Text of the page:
Maryland state lawmakers and local school board members are calling for reviews of the Baltimore County school district’s technology purchases following a New York Times report questioning the relationships between officials from the 113,000-student school system and technology vendors receiving large contracts.
Democratic State Sen. James Brochin has “asked the Maryland Department of Education and state school board to investigate all contracts related to a technology initiative, launched four years ago, that is expected to cost the [Baltimore County] school district more than $200 million,” the Baltimore Sun reported last week.
Four BCPS board members have also requested an “emergency administrative session” to discuss “possible ethics violations,” according to the Towson Flyer.
At issue is the Baltimore County district’s ambitious 1-to-1 technology program. In 2014, former superintendent Dallas Dance launched an effort to provide students with their own HP tablet-laptop hybrid devices, awarding a $205 million contract for the devices.
In the district’s review process, that HP device was ranked third out of four considered, the Times reported. Not long after the contract was awarded, Dance received an invitation from HP to give a keynote address at a major conference, and the superintendent appeared in a promotional video for the company, according to the report. The company that was awarded the HP device contract (Daly, a Maryland-based re-seller) gave $30,000 to the district’s education foundation. And between 2014 and 2017, Dance took at least 65 out-of-state trips “related to the district’s tech initiatives or involving industry-funded groups,” and “at least $13,000 of [his] airline tickets, hotel bills, meals and other fees were paid for by organizations sponsored by tech companies,” according to a Times analysis.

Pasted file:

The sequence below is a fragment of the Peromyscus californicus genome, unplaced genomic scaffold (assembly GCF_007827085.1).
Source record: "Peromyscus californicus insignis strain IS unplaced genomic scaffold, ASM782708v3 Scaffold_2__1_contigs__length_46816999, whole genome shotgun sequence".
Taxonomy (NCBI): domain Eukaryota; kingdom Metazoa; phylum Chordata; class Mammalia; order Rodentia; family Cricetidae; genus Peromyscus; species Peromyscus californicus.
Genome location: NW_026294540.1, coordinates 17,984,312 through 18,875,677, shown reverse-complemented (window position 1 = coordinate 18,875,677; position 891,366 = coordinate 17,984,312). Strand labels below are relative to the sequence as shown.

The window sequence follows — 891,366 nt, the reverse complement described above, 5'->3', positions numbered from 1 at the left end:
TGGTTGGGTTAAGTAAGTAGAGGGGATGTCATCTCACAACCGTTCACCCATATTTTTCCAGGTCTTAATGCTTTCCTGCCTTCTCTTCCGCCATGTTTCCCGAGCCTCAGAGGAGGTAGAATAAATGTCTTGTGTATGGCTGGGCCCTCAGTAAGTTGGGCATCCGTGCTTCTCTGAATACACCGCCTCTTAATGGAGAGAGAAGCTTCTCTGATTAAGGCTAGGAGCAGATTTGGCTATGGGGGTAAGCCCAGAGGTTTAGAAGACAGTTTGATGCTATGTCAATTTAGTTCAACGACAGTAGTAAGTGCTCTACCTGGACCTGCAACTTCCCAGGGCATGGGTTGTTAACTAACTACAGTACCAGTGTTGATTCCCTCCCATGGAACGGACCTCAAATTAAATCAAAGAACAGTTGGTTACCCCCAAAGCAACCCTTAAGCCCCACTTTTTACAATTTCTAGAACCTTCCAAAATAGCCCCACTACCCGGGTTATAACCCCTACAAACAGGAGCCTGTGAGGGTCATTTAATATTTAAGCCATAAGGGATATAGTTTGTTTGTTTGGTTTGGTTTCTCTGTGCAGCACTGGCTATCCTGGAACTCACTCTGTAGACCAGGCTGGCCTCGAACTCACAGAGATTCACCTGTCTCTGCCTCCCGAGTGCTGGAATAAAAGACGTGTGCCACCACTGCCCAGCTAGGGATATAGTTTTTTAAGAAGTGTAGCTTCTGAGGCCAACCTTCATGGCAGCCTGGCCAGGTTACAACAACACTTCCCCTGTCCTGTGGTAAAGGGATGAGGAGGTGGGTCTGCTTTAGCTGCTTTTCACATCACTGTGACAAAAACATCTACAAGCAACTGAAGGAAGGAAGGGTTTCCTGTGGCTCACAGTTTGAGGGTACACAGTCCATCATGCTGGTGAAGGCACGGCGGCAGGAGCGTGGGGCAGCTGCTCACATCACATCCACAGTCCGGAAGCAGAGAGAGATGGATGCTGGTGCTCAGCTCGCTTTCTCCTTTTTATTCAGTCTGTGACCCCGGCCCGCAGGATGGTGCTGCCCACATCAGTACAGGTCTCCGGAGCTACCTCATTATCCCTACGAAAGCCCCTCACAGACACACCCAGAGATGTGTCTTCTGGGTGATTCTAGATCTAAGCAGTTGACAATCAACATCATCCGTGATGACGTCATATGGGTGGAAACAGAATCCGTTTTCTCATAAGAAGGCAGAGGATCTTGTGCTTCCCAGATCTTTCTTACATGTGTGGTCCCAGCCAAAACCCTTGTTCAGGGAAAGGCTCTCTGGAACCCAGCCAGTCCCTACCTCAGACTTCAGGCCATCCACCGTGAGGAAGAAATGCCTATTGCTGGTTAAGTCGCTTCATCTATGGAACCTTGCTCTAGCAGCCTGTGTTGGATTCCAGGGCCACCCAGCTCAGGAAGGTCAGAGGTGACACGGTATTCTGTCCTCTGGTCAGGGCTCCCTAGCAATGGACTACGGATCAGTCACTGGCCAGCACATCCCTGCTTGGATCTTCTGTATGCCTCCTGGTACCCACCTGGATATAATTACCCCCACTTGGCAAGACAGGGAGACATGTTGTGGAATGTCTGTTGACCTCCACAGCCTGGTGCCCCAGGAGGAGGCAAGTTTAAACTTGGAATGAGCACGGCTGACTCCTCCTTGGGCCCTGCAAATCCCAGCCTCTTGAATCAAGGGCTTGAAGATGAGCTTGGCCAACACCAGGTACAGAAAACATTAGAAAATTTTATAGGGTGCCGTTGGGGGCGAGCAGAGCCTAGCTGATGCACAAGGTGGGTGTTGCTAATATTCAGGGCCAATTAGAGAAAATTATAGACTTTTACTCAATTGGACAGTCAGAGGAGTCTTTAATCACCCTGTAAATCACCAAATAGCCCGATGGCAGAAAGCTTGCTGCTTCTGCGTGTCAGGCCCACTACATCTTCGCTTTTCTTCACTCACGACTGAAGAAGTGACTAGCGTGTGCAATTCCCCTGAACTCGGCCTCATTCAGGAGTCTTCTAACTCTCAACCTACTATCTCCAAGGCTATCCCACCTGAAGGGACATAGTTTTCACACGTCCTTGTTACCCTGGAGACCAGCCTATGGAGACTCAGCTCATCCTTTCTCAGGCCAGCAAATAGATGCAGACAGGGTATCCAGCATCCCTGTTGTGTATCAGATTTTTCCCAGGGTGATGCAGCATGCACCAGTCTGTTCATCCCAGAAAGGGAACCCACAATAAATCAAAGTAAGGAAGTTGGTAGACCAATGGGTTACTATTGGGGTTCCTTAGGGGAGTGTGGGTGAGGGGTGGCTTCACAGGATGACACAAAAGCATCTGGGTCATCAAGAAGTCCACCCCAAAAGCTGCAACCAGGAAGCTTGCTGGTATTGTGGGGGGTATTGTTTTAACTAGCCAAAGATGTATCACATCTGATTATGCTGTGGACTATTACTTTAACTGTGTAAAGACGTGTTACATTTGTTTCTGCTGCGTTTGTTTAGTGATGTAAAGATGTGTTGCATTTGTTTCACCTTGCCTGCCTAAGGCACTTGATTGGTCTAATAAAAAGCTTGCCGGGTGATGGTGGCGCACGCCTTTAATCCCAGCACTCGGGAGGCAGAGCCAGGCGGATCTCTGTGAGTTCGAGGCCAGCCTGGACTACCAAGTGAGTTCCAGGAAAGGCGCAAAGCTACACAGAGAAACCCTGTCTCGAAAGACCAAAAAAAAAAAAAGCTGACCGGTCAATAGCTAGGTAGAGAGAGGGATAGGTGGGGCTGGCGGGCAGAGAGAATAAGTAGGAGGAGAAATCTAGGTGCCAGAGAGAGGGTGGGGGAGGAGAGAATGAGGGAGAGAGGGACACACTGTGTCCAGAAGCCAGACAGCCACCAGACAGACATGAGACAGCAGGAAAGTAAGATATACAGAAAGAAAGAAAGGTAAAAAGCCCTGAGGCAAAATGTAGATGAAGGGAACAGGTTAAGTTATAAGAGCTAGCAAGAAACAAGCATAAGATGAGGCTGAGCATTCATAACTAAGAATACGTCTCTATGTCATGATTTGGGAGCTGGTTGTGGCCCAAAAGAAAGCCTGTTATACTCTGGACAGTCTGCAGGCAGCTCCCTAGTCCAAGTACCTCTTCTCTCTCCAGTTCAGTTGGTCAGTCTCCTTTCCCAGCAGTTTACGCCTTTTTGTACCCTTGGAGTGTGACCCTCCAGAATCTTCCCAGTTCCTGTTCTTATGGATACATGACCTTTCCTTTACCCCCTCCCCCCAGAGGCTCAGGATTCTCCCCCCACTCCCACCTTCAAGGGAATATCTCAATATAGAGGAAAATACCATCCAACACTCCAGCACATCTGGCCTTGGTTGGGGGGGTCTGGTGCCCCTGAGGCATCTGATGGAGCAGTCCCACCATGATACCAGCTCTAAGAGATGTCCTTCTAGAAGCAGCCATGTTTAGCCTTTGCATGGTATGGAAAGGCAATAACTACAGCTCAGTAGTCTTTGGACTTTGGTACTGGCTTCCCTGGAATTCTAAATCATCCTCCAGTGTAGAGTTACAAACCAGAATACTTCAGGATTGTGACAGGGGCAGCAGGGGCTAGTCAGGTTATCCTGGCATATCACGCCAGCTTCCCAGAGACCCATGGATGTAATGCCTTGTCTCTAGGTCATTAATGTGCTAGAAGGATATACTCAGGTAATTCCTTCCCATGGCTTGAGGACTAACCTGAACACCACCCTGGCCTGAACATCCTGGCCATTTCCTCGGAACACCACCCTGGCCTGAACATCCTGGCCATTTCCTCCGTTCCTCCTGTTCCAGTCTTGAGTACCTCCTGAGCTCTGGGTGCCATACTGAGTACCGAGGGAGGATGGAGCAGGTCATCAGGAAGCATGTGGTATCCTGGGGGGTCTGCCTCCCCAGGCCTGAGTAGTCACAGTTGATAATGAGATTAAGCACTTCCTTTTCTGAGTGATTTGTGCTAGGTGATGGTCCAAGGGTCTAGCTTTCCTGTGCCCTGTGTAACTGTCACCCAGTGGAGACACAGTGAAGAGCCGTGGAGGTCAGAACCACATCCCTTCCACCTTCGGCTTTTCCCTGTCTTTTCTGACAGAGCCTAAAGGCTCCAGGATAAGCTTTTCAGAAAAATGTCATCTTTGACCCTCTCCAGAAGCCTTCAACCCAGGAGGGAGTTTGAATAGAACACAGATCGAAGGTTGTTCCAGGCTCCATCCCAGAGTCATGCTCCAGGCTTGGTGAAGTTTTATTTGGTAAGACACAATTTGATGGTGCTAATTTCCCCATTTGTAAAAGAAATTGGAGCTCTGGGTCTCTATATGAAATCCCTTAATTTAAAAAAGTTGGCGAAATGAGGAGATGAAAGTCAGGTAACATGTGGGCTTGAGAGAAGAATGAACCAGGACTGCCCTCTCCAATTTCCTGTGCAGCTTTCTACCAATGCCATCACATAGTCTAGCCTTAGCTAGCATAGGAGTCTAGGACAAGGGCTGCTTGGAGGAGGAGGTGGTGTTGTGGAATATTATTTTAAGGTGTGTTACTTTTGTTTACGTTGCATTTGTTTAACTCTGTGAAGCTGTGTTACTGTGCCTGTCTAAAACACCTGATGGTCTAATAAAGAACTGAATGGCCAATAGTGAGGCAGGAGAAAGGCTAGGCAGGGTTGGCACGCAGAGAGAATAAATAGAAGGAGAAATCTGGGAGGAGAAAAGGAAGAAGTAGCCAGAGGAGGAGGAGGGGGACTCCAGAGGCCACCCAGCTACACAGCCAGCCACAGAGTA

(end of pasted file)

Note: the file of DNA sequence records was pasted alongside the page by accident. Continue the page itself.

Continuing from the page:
The controversy in Baltimore County is hardly the first time a major district has found itself in trouble over ed-tech procurement. One case in point: the Los Angeles Unified school district’s massive iPad initiative, launched in 2013, which ultimately led to the resignations of Superintendent John Deasy and two of his top cabinet officials following questions over their relationships with Apple and Pearson. An FBI investigation into the arrangement was dropped in February, but not before the district’s new leadership dramatically scaled back the initiative.
Beyond the direct connections between HP, Daly, and BCPS officials, the Times report also highlights tech companies’ practice of paying private business and advocacy organizations to set up events that allow vendors to reach superintedents and other district leaders. It particularly highlights a group called ERDI, short for the Education Research and Development Institute.
Dance, who resigned without explanation earlier this year, attended at least five such events, the Times reported. Baltimore County schools’ interim superintendent Verletta White, who is continuing the district’s technology initiatives, also participated in some ERDI events.
Both Dance and White initially failed to report payments they received from the group, according to the Baltimore Sun.
The Sun quotes state Sen. Brochin’s letter calling for an audit of BCPS as expressing concern about “digital education companies having unrestricted access to key decision makers in Baltimore County Public Schools and in turn, the awarding of contracts to those companies.”
The Sun also quotes Maryland Gov. Larry Hogen as saying “if these things are really happening, it’s outrageous and we need to get to the bottom of it.”
The state school board is expected to decide whether to audit the district at its next meeting, on December 5.
for the latest news on ed-tech policies, practices, and trends.
A version of this news article first appeared in the Digital Education blog.